Address Matching Cuts Complaints for Zoo

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Brookfield Zoo in Chicago has reduced member calls due to misdirected mail by 25 percent through the use of address-matching software.


The nonprofit zoo is operated by the Chicago Zoological Society. Each quarter it mails membership materials and a newsletter, Zoo Views, to its database of 75,000 members. A few weeks before the newsletter goes out, the database is updated with new membership information taken from telephone orders, the Web, direct mail pieces promoting the zoo and drop boxes located at the zoo.


In addition, the zoo usually does a 400,000- to 500,000-piece mailing in March to prospective members and members who have not renewed, bringing in 8,000 to 10,000 new and renewed members. Zoo personnel then input this data into the zoo's database in April in preparation for a May newsletter.


"The newsletter is critical in terms of future visits to the zoo, and visitation is a very strong indicator of future merchandising and fundraising opportunities, so we've got a very short window of time to get all of these people into our file," said Richard Mason, the zoo's director of membership.


The short turnaround time for data entry each quarter is heightened because most of the membership information is handwritten.


"Many people aren't sure of their correct mailing addresses when they sign up, while others don't know their ZIP codes," Mason said. "In other cases, the writing on the cards is just not legible."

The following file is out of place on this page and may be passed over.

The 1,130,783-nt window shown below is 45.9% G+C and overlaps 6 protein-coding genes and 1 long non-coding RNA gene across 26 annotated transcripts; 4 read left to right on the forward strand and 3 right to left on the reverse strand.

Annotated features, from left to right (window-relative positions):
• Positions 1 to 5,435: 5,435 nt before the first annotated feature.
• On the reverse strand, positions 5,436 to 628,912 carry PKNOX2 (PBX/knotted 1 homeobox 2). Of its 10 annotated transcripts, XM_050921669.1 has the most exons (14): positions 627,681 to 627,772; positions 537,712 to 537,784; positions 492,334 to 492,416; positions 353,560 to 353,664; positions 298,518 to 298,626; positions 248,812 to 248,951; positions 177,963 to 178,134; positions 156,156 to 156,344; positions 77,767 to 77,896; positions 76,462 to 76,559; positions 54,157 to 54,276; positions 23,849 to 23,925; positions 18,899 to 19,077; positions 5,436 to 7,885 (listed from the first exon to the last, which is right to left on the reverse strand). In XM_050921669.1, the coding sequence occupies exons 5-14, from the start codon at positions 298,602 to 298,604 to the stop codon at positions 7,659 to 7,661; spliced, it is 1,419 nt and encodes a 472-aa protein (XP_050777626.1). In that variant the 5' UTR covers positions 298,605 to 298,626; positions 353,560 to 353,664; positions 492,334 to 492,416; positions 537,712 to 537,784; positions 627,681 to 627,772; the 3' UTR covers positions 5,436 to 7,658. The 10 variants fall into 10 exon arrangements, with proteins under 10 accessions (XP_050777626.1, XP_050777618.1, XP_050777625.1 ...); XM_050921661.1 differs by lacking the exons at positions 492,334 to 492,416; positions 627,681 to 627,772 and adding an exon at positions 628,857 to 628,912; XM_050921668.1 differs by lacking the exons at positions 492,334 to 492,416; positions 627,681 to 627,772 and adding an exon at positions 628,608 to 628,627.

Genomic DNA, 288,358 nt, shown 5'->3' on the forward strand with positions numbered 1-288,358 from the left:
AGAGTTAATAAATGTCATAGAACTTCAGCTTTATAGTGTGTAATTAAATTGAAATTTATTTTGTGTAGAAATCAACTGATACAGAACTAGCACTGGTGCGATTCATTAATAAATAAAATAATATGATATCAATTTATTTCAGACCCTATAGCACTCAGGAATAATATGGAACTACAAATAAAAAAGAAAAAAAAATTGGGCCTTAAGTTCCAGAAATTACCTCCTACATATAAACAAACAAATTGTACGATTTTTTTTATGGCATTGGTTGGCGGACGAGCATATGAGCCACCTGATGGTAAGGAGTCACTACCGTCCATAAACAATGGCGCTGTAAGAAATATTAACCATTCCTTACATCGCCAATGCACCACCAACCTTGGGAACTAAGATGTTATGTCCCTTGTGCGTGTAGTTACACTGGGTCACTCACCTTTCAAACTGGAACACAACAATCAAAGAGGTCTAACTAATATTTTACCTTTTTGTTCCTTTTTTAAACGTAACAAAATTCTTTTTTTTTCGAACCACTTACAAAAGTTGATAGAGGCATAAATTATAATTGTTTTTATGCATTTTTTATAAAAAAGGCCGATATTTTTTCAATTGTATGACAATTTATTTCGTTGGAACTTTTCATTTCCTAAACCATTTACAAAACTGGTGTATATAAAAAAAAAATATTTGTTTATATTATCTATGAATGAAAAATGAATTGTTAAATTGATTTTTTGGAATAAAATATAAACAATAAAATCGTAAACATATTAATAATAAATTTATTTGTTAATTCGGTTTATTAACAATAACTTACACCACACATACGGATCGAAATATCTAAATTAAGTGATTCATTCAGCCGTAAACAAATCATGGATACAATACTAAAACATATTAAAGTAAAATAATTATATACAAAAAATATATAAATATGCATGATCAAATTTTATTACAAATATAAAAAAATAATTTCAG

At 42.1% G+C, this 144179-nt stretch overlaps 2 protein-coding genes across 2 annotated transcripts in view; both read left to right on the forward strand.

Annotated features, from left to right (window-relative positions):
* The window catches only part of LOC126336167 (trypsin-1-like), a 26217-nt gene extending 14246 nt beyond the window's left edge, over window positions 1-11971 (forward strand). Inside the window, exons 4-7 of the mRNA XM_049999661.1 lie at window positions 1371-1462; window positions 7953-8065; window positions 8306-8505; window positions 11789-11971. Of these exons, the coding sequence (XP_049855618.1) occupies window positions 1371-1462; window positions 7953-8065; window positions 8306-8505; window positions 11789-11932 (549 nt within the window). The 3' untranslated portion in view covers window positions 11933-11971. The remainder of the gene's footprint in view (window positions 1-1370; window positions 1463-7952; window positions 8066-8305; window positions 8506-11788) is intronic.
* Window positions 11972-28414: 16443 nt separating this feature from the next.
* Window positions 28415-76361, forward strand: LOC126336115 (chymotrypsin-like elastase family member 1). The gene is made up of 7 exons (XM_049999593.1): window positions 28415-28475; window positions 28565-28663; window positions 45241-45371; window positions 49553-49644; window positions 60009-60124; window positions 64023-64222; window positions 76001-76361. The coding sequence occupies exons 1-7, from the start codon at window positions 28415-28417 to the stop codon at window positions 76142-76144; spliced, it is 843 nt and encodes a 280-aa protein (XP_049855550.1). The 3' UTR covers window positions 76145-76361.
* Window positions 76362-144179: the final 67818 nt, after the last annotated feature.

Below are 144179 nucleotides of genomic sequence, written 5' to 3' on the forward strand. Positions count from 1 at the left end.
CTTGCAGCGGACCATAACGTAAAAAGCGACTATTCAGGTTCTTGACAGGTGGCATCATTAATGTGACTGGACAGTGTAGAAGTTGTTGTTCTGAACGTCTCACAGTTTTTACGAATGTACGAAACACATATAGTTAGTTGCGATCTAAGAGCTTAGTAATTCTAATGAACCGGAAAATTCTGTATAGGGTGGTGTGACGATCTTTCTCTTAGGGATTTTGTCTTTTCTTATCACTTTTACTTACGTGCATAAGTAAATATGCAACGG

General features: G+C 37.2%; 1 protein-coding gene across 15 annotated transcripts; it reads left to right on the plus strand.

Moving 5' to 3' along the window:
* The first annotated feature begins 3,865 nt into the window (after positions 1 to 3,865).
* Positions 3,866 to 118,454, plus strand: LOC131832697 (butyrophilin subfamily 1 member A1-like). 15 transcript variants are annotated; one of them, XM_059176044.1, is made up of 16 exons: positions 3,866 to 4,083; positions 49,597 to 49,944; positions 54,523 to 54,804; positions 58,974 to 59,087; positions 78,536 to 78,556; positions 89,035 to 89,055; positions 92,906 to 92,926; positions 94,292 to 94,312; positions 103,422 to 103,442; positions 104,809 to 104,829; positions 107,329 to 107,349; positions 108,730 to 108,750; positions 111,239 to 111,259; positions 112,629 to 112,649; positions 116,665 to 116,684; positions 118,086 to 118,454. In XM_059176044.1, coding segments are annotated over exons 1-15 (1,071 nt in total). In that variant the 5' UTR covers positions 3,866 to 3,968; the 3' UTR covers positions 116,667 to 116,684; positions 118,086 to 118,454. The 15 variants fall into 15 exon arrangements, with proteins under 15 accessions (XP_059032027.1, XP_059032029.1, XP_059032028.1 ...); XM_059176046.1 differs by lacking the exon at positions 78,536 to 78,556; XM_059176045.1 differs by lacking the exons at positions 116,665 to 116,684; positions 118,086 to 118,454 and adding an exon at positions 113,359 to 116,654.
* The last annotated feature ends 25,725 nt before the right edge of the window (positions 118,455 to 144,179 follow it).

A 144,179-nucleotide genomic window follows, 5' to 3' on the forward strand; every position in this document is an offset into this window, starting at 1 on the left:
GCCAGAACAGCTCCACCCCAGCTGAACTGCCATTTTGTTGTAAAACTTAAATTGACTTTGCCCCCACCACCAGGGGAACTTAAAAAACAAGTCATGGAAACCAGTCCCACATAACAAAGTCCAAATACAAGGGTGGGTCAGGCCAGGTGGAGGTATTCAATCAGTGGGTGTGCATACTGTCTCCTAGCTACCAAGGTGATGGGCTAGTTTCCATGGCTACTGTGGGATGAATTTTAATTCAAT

As a result, personnel would input the wrong address data into the zoo's database.


"Our customers call when they do not receive their newsletter," he said.


To solve these problems, Mason implemented QuickAddress, a tool from QAS Software that enables zoo personnel to obtain complete and accurate addresses from members the first time.


QuickAddress lets Brookfield Zoo employees enter address records in a standard, consistent format. Address data typically is recorded in 15 keystrokes or fewer because entering the postal code and street number is usually sufficient to produce a complete, accurate address. Each address is validated against the U.S. Postal Service database before the entry is completed.


This saves the zoo time and money, Mason said, because employees enter the address not only in fewer keystrokes but also in the postal service's preferred format.


Mason said QuickAddress also helps during the holiday season, when the zoo traditionally does a promotion where parents and grandparents can donate funds in a child's name that are used to care for one of the zoo's animals. The child receives a letter and a stuffed animal.


"The challenge here is that many gift-givers aren't sure of the recipients' addresses," he said. "But because of the software, zoo employees can verify the recipient's address while taking the order over the telephone, actually helping the customer."


Mason also said that QuickAddress is easy to use.


"Our employees, many of whom are seasonal, have varying computer skills," he said. "Even our least-computer-literate employee could use it right away."


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